Oral Presentation 2014 International Biophysics Congress

Possible mechanism of photosynthetic water-splitting based on atomic structure of photosystem II (#81)

Jian-Ren Shen 1
  1. Okayama University, Okayama, Japan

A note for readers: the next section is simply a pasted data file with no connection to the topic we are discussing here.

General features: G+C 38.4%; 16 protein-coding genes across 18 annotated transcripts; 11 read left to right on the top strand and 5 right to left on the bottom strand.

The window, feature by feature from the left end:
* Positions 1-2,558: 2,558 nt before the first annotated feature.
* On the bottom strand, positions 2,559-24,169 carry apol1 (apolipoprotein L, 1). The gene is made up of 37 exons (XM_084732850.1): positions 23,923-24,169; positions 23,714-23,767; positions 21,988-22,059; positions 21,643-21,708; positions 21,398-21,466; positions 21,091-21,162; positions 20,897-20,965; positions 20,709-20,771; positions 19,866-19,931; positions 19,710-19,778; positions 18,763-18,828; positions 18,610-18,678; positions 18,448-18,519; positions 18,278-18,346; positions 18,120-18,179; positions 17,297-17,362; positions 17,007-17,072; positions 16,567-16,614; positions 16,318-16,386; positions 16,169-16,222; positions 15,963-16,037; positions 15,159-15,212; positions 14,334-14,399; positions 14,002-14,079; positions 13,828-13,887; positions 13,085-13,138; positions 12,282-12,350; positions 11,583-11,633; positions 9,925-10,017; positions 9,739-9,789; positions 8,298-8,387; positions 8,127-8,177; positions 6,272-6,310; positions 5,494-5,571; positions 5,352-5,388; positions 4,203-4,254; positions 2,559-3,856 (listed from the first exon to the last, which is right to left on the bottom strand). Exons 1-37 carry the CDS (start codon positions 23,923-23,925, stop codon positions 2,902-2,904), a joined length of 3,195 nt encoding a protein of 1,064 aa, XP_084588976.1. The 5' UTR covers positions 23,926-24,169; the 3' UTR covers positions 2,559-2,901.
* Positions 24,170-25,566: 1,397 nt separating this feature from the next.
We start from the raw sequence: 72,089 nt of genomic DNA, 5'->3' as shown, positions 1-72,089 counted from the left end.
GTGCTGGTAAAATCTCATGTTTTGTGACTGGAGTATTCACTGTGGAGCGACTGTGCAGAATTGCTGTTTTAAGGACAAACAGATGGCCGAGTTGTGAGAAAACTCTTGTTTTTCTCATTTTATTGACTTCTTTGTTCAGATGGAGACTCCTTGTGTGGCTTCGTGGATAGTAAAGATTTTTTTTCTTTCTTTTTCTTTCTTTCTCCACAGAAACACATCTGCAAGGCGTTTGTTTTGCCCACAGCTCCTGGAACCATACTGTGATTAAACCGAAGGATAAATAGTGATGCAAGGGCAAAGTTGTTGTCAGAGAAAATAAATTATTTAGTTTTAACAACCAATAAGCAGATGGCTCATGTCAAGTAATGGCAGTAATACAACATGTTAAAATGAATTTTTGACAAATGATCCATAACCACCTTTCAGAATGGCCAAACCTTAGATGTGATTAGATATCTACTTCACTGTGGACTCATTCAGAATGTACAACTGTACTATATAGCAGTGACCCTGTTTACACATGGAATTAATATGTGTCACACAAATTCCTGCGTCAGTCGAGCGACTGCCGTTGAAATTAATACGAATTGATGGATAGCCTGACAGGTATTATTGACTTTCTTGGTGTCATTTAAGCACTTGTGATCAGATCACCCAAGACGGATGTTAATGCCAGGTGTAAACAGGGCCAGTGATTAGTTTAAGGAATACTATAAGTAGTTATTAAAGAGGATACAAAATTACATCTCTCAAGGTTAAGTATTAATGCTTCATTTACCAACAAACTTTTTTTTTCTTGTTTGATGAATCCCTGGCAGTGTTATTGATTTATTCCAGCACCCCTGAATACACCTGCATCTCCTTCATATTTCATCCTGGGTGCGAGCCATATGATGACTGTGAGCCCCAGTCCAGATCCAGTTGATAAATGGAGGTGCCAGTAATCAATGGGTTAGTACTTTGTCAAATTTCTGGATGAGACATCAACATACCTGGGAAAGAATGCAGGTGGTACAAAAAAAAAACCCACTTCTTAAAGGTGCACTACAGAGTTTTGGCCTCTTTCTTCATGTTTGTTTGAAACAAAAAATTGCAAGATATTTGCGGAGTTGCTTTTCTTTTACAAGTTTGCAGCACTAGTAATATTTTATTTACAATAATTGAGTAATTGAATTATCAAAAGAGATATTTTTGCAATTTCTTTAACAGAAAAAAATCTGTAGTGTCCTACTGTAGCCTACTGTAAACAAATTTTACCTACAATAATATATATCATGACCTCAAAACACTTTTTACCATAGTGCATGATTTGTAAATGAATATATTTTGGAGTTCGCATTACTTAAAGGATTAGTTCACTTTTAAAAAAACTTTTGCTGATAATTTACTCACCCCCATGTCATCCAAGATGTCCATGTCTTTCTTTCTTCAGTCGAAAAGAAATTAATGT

Photosynthetic water-splitting generates electrons, protons, and oxygen, which are the sources for energy and oxygen indispensible for maintaining almost all life forms on the earth. This reaction is catalyzed by photosystem II (PSII), a large membrane-protein complex consisting of 20 subunits with a total molecular mass of 350 kDa for a monomer. We have solved the crystal structure of dimeric PSII from a thermophilic cyanobacterium Thermosynechococcus vulcanus at 1.9 Å resolution (Umena Y. et al. Nature, 2011, 473, 55-60), which revealed a clear picture of the catalytic center for photosynthetic water-splitting, namely, a Mn4CaO5-cluster organized into a distorted chair form. This feature of the distorted shape suggested a remarkable flexibility in the structure, which would be needed for structural changes expected to occur during the catalytic water-splitting cycle (S-state cycle). Some of the inter-atomic distances within the metal cluster revealed by the X-ray structural analysis, however, were shown to be slightly longer than those obtained by previous EXAFS studies as well as theoretical studies. Among these, the position of O5 has received particular attention, since it connects Mn1 and Mn4 with bond distances unusually longer compared with typical Mn-O bond distances. This unusual property implied that this oxo-bridge may participate in the O-O bond formation during O2 release. In order to reveal the role of the Ca2+ ion in the Mn4CaO5-cluster, we replace it with Sr2+ and solved the Sr2+-substituted PSII structure at 2.1 Å resolution (Koua HMK, et al. PNAS, 2013, 110, 3889-3894), which had an oxygen-evolving activity half of native PSII. Based on the results obtained, I will discuss the possible mechanism for photosynthetic water-splitting.